Key independent variables for this study are the different types of parental support behaviours related to each child health behaviour. Parents were asked to indicate whether they strongly agree, agree, neither agree or disagree, disagree, or strongly disagree with each of the statements found in Table 3, which have been organized according to the adapted framework presented in Table 2. To create binary independent variables, the responses strongly agree and agree were collapsed into a single item, as were the remaining responses. Child age was re-coded from a continuous variable to a categorical variable with the following age groups: 0 to 4 years old, 5 to 8 years old, 9 to 12 years old, and 13 to 17 years old. A binary variable was created for marital status, comprised of living with partner (living common-law, married) and not living with partner (widowed, separated, divorced, single). Time since immigration was re-coded to become 0 to 9 years (0–4 years ago, 5–9 years ago), 10+ years (10–20 years ago, more than 20 years ago), and Canadian-born. The variable measuring parents’ highest level of education completed was re-coded as follows: below secondary school (never attended school, less than secondary school graduation), secondary school diploma, and post-secondary school (apprenticeship or trades certificate or diploma; college, CEGEP or other non-university certificate or diploma; university certificate or diploma below bachelor level; bachelor’s degree; university certificate, diploma or degree above bachelor level). Employment status was also re-coded into the following categories: employed (full-time, part-time, self-employed), unemployed, and other (Ontario Disability Support Program, retired, student, homemaker, working without pay, other). Total household income categories were re-coded from increments of $10,000 to increments of $20,000. It should be noted that those who refused to report their income were treated as their own category (did not respond). Finally, the variable measuring number of children in the household was re-coded into 1, 2 to 3, and 4 or more categories.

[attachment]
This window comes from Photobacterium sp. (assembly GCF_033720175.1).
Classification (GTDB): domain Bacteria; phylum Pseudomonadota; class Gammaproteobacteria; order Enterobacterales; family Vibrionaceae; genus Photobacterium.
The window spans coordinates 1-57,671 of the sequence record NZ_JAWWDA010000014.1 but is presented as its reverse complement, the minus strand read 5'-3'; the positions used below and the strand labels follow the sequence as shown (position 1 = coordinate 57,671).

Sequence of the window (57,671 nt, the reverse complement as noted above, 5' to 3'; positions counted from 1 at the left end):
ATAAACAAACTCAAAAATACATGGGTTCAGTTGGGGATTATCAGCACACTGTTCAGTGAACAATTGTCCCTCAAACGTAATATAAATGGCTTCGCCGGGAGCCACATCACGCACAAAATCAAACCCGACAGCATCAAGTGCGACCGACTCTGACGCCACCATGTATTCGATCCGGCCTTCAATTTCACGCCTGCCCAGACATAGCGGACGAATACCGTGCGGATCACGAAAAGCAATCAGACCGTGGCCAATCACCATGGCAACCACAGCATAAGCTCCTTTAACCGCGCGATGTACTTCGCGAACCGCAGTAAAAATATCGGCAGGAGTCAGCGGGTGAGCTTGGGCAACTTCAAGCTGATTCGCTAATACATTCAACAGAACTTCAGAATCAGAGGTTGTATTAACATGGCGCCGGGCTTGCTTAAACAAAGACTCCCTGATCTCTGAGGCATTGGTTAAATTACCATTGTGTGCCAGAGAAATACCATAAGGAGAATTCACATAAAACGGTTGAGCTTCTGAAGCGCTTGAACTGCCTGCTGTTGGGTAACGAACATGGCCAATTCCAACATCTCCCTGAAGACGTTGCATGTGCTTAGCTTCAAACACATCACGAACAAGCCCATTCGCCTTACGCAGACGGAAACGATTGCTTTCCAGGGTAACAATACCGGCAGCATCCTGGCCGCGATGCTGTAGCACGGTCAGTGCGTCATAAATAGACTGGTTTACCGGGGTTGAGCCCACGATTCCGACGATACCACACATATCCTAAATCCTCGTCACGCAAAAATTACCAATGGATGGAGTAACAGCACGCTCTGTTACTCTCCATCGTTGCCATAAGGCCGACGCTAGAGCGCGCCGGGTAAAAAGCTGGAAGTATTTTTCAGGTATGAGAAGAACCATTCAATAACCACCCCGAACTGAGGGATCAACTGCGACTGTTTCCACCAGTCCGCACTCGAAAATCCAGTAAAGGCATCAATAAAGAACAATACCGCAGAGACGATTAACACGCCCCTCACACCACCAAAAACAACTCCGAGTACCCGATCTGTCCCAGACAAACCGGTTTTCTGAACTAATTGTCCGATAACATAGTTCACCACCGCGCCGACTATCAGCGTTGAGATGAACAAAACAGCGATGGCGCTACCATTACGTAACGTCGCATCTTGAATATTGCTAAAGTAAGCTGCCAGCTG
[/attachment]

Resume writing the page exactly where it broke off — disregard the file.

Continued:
All analyses were conducted with SAS Version 9.3. Descriptive statistics were calculated to describe the sample by demographic characteristics, parental support behaviours, and child health behaviours. Bivariate analyses were used to determine the relationships between all independent variables (including the different types of parental support behaviours) and dependent variables (whether children reach the guidelines) for each of the health behaviours. Specifically, independent samples t-tests were conducted for continuous variables and chi-square tests were conducted for categorical variables. Independent variables included: child age and gender, parent age, gender, marital status, time since immigration, education, employment status, total household income, and number of children in the household.